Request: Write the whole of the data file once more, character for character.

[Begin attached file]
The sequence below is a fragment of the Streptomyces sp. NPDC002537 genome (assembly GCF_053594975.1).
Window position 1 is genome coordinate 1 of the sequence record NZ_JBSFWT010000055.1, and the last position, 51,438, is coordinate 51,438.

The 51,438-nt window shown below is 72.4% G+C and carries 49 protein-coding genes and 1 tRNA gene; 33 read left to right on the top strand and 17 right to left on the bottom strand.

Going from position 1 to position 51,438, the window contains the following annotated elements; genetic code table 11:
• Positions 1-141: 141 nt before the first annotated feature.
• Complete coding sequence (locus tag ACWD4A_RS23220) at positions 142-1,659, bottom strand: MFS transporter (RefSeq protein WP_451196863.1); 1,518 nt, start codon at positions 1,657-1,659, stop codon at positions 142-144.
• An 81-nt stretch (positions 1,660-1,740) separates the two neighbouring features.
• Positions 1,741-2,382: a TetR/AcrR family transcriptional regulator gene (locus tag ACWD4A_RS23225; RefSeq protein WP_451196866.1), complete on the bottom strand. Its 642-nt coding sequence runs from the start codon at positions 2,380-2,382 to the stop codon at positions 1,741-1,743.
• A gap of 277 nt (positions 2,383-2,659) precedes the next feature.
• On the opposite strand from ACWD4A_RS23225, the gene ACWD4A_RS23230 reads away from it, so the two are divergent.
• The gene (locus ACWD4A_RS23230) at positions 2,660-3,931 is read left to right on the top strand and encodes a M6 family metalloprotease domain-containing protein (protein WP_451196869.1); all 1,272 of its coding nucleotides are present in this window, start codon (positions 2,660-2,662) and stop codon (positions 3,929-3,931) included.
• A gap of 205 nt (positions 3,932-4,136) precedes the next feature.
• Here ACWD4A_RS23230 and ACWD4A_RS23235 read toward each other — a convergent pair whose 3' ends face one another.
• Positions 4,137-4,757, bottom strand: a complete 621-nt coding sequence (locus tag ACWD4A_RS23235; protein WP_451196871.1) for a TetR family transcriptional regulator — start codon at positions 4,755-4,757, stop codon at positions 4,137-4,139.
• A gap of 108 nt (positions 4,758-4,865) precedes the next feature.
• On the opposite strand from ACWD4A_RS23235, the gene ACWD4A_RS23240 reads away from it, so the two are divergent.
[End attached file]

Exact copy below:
The sequence below is a fragment of the Streptomyces sp. NPDC002537 genome (assembly GCF_053594975.1).
Window position 1 is genome coordinate 1 of the sequence record NZ_JBSFWT010000055.1, and the last position, 51,438, is coordinate 51,438.

The 51,438-nt window shown below is 72.4% G+C and carries 49 protein-coding genes and 1 tRNA gene; 33 read left to right on the top strand and 17 right to left on the bottom strand.

Going from position 1 to position 51,438, the window contains the following annotated elements; genetic code table 11:
• Positions 1-141: 141 nt before the first annotated feature.
• Complete coding sequence (locus tag ACWD4A_RS23220) at positions 142-1,659, bottom strand: MFS transporter (RefSeq protein WP_451196863.1); 1,518 nt, start codon at positions 1,657-1,659, stop codon at positions 142-144.
• An 81-nt stretch (positions 1,660-1,740) separates the two neighbouring features.
• Positions 1,741-2,382: a TetR/AcrR family transcriptional regulator gene (locus tag ACWD4A_RS23225; RefSeq protein WP_451196866.1), complete on the bottom strand. Its 642-nt coding sequence runs from the start codon at positions 2,380-2,382 to the stop codon at positions 1,741-1,743.
• A gap of 277 nt (positions 2,383-2,659) precedes the next feature.
• On the opposite strand from ACWD4A_RS23225, the gene ACWD4A_RS23230 reads away from it, so the two are divergent.
• The gene (locus ACWD4A_RS23230) at positions 2,660-3,931 is read left to right on the top strand and encodes a M6 family metalloprotease domain-containing protein (protein WP_451196869.1); all 1,272 of its coding nucleotides are present in this window, start codon (positions 2,660-2,662) and stop codon (positions 3,929-3,931) included.
• A gap of 205 nt (positions 3,932-4,136) precedes the next feature.
• Here ACWD4A_RS23230 and ACWD4A_RS23235 read toward each other — a convergent pair whose 3' ends face one another.
• Positions 4,137-4,757, bottom strand: a complete 621-nt coding sequence (locus tag ACWD4A_RS23235; protein WP_451196871.1) for a TetR family transcriptional regulator — start codon at positions 4,755-4,757, stop codon at positions 4,137-4,139.
• A gap of 108 nt (positions 4,758-4,865) precedes the next feature.
• On the opposite strand from ACWD4A_RS23235, the gene ACWD4A_RS23240 reads away from it, so the two are divergent.